Teresa Murfin’s illustrations are what really shine about this children’s book. There is a great amount of detail in each of the drawings and they all appear to be quite creepy with a unique and beautiful style. However, without the rhymes of Laurie Friedman’s story and the brave character Simon Lester Henry Strauss it would probably be too scary for kids. Yet with Simon Lester Henry Strauss it is clear that pronouncing his long name is the only thing to be scared of… and maybe one other small thing.



Scary, Scary Halloween (1988)

Four pairs of eyes stare from the blackness under the porch to watch as fearsome creatures trick-or-treat. A mummy, skeleton, witches, a devil, and more walk by for the four pairs of eyes to watch in fear, in the end revealing themselves when the streets have finally run empty of ghouls and goblins.

Jan Brett’s illustrations in Scary, Scary Halloween are arguably the most detailed in this list. From the bark of the trees to the patch work clothing of Halloween Witches, the details are amazing. Plus it keeps the costumes scary and spooky, not funny and girly. No princesses, transformer robots, or bubble bees in this book, just the good ole traditional costumes. In contrast to the complex and detailed drawings, Eve Bunting’s Scary, Scary Halloween text is the simplest of the stories on the list, but it still captures the feeling of All Hallows Eve very well.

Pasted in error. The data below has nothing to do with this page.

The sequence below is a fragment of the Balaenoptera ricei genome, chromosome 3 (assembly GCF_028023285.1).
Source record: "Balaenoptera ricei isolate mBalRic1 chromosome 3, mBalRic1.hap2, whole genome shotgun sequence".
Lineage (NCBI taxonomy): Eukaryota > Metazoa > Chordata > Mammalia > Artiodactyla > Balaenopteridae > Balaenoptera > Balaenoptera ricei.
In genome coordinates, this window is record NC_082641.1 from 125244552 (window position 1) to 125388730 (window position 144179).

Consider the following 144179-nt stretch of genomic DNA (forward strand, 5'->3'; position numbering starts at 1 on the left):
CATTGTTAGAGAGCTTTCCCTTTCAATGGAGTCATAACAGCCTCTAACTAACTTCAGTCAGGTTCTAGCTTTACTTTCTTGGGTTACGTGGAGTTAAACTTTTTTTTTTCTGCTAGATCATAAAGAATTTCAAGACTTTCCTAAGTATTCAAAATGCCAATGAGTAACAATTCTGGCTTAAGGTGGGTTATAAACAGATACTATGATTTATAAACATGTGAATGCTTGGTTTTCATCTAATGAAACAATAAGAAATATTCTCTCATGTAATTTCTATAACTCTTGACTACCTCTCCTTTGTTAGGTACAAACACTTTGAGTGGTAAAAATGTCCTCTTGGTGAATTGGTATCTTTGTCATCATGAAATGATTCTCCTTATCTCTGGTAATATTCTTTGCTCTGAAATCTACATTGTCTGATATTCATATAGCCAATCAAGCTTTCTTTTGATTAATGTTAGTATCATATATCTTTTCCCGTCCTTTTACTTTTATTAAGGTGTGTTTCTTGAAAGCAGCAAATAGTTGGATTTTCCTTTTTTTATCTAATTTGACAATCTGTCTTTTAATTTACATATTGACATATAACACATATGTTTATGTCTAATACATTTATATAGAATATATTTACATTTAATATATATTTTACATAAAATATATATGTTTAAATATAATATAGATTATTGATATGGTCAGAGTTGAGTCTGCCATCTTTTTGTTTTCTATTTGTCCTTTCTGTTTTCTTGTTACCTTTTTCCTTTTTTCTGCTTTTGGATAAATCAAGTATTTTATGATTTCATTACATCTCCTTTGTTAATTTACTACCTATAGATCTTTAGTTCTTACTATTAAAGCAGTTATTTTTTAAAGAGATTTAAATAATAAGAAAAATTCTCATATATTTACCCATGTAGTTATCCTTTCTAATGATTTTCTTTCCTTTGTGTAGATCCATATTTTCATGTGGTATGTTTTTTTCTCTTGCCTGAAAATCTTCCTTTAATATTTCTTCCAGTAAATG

The Spooky Smells of Halloween (2005)

Sammy and his friends are having one great Halloween. They eat spooky shaped cookies, partake in the classic game of bobbing for apples, and of course go trick-or-treating for other Halloween treats. Best of all The Spooky Smells of Halloween offers opportunities to utilize a much neglected sense: smell.

Great for younger kids. It’s not scary, only fun with the Halloween theme. The illustrations are cute and the smells offer a new dimension to Halloween stories.



Trick or Treat (2012)

As kindhearted as the more well known Casper (the friendly ghost), Oliver the ghost sends out invitations to his annual Halloween party at his haunted house. To get ready, Oliver sprinkles dust on the furniture, stirs the black cats from their sleep, and welcomes all the spiders hidden in the house. His guests start showing up to his delight, although one envelope has been delivered accidentally to a pair of human trick-or-treaters. How will Oliver handle them? Spook them or show them a good time?

Trick or Treat has an art style similar to Liza Donnelly’s Dinosaurs’ Halloween, but with an even more lighthearted story. The illustrations showcase a particularly clever couple of pages in which Oliver answers his door for guests. Perfect story to prepare for a night of trick-or-treating of for a Halloween party. Thus concludes our list of 7 children’s books for Halloween week.